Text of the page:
Total Pageviews

Tuesday, January 17, 2012

Pro-Life vs. Pro-Choice - Part 2 - Science

Pro-Life vs. Pro-Choice

In 1960, nine years after Margaret Sanger secured a grant from her organization Planned Parenthood for Gregory Pincus to begin work developing a synthetic hormone that could be used for birth control, the FDA approved the “magic pill” Margaret had been dreaming of since 1912 when she was a nurse on New York’s Lower East Side. Immediately the pharmaceutical industry envisioned a huge market and nine American companies quickly developed a version of the Pill.

In 1966 the FDA looked into the common side effects of the Pill and though the task force did not find conclusive evidence that the Pill caused negative side effects they did allow pill manufacturers to lower the hormone levels and put the Pill back on the market with less rules and regulations.

In 1969 the FDA took another look at the Pill and reported that if the Pill failed to suppress ovulation (its primary role), the second major effect of the Pill was to prevent implantation of the embryo in the wall of the mother’s womb. This was not good news for Planned Parenthood.

Just six years earlier in 1963, the United States Department of Health, Education and Welfare had issued a leaflet that defined abortion as “all the measures which impair the viability of the zygote at any time between the instant of fertilization and the completion of labor.”

Furthermore, until 1972, the three major medical dictionaries defined fertilization (the union of spermatozoon and oocyte to form a zygote) as the moment of conception. If the Pill prevented implantation of a fertilized zygote, then it would medically be considered an abortifacient. But what if the definition of conception was changed? What if successful implantation was defined as the moment of conception?

Bent Boving a Swedish researcher was way ahead of the curve. He had already planted that thought in the minds of those gathered at a 1959 Planned Parenthood/Population Council symposium when he made his comment: “The fact of giving implantation control the advantage of being socially considered as conception prevention rather than the destruction of an initiated established pregnancy is simply the habit of prudent language.”

In other words all social engineers have to do is say that conception doesn’t begin at fertilization, but it begins at successful implantation. If enough important people say this enough times, the habit of prudent language will make it the acceptable standard or as Vladimir Lenin stated, “A lie told often enough becomes the truth.”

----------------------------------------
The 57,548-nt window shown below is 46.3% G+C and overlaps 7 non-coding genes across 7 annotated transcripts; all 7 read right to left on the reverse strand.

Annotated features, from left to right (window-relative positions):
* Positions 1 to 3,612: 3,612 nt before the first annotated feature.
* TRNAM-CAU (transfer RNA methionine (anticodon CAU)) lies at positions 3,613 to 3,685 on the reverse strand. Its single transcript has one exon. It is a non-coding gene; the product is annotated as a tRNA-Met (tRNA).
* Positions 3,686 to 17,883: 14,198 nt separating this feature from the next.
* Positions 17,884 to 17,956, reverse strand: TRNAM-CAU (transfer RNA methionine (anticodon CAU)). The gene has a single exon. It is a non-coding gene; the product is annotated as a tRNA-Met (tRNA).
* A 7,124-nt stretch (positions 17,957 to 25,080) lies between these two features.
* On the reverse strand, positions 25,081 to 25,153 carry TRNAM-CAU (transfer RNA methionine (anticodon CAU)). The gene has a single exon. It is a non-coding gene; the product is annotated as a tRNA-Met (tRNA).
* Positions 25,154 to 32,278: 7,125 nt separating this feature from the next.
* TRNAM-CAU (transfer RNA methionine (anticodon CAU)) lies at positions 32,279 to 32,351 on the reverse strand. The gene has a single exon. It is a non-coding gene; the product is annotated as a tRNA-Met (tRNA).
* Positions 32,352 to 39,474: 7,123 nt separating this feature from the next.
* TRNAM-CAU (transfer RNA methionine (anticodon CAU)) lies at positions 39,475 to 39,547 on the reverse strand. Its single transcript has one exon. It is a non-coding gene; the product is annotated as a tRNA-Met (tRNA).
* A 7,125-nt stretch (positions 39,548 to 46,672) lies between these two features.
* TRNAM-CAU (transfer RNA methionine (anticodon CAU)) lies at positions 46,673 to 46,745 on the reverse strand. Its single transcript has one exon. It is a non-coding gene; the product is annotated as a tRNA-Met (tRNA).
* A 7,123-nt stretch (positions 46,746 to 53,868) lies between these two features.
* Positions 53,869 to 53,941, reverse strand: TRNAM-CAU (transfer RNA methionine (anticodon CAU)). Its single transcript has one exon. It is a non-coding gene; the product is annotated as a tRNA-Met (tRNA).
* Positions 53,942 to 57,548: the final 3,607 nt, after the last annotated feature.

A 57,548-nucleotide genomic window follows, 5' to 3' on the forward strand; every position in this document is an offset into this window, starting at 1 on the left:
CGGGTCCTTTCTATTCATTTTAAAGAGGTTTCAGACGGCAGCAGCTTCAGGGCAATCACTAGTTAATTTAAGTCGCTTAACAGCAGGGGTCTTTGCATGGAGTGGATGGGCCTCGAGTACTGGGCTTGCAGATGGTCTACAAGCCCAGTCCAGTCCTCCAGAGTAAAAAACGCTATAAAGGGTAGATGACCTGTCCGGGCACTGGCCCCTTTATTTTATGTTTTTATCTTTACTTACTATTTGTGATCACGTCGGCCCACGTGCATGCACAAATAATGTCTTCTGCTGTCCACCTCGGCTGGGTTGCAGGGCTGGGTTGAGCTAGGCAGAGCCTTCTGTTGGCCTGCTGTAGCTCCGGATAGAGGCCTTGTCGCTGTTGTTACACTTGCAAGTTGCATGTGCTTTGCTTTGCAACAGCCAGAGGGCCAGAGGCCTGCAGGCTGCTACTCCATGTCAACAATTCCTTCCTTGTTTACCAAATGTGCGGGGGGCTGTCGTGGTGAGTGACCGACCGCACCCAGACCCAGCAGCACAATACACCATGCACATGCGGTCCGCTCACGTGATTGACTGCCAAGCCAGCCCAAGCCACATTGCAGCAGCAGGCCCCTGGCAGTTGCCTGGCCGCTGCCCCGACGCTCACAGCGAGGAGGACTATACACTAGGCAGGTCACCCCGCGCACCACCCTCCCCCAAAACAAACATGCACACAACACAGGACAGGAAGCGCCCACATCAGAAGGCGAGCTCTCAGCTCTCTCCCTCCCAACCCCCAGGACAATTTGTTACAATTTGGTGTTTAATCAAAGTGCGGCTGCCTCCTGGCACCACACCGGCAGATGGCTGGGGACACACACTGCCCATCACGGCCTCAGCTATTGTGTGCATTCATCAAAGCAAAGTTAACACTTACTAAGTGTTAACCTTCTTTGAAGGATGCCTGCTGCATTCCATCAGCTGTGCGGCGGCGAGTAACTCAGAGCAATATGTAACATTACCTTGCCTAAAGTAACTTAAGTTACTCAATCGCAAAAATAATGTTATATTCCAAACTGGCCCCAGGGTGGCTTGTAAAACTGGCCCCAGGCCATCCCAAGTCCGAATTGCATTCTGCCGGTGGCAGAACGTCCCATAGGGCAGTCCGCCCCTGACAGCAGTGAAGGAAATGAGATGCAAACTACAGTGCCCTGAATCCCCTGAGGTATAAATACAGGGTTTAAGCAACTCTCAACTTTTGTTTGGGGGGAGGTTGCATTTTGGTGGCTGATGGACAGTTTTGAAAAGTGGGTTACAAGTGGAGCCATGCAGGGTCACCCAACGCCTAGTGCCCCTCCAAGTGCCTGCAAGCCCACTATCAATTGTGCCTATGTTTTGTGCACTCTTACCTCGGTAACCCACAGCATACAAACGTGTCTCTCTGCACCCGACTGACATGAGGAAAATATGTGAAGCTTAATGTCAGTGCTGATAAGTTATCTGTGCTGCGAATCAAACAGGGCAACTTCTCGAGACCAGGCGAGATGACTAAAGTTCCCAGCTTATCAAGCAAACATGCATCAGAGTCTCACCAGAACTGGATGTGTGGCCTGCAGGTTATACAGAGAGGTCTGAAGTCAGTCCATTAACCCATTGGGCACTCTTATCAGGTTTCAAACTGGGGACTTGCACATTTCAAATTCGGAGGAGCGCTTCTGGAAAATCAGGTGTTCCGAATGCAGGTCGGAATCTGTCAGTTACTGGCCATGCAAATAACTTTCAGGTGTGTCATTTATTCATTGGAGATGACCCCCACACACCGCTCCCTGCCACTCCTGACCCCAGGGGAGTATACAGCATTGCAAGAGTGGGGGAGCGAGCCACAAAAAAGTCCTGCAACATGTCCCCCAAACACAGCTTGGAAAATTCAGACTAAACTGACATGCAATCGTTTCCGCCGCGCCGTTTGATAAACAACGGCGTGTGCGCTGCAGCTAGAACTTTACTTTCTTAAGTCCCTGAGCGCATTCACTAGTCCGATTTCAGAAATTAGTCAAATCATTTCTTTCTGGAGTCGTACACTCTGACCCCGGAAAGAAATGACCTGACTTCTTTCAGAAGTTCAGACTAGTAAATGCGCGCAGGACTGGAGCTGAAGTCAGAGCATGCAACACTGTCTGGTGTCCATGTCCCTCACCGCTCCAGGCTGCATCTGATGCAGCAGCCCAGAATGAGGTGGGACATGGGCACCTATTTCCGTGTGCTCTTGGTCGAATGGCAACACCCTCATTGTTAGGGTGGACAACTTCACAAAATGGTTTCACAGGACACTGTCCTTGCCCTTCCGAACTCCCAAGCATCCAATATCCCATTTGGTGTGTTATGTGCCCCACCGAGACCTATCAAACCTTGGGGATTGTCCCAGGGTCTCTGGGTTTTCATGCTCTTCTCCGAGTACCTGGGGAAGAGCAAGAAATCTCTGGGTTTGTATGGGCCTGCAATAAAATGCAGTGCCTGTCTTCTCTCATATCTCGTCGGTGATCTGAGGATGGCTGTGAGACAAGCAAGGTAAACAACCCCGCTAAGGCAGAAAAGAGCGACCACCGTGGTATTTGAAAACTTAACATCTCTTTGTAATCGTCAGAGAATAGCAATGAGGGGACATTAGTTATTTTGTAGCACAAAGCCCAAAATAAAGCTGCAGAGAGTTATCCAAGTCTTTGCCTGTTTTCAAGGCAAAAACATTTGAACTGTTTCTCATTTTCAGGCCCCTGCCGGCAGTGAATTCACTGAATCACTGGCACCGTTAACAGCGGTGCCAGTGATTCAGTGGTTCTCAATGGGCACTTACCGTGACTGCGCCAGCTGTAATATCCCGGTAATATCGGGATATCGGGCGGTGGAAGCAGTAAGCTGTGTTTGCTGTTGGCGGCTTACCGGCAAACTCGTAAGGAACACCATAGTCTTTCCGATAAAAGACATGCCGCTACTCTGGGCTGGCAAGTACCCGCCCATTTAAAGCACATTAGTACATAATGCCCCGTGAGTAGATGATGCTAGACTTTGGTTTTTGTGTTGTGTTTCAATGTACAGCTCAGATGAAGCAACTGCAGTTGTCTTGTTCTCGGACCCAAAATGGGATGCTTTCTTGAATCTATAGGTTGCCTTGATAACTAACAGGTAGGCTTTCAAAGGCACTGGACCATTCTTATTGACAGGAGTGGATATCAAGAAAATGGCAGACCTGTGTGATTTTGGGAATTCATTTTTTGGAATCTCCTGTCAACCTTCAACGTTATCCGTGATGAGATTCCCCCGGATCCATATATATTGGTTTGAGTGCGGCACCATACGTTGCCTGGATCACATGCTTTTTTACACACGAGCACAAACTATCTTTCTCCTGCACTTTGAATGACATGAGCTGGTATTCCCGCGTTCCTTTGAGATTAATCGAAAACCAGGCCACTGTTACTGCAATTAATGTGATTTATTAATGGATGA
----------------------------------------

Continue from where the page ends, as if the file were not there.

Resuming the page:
In 1972, Stedman’s became the first medical dictionary to define conception as the “successful implantation of the blastocyst in the uterine lining.” A year later brought the favorable decisions of Roe v. Wade and Doe v. Bolton. As Planned Parenthood celebrated their victory they realized they now had another definition in need of manipulation. At what moment does a fetus become a human person? The answer is as simple as the habit of prudent language.

Planned Parenthood is at the forefront of semantic gymnastics using the art of prudent language to further their cause. On their page “Expert’s Answer Common Sexual Health Questions, Planned Parenthood states that most medical authorities agree with them that life begins when a baby takes its first breath. Does anyone else feel like America is the frog simmering in the Planned Parenthood’s kettle?

Part two, Planned Parenthood – Life Begins with Genetic Semantics and the Medical Dictionary Conundrum, illustrates why certain definitions have been socially engineered, why Planned Parenthood has an interest these definitions, and contrasts Planned Parenthood’s definition of the beginning of life with a scientific perspective.

For more details on the science of life - please see this updated blog post.

Cover of Life Magazine April 30, 1965 - Photo by Lennart Nilsson (fetus 18 weeks)
Photographs by Lennart Nilsson (fetus 7 weeks, 10 weeks, 20 weeks) From A Child Is Born:  The Drama of Life Before Birth published 1965
Life Magazine Photo by Max Aguilera-Hellweg taken in July 1999 of Sarah Marie Switzer at 24 weeks during an operation for spina bifida.  After the operation she was reinserted into her mother's womb and born two months later nine weeks premature.

No comments:

Post a Comment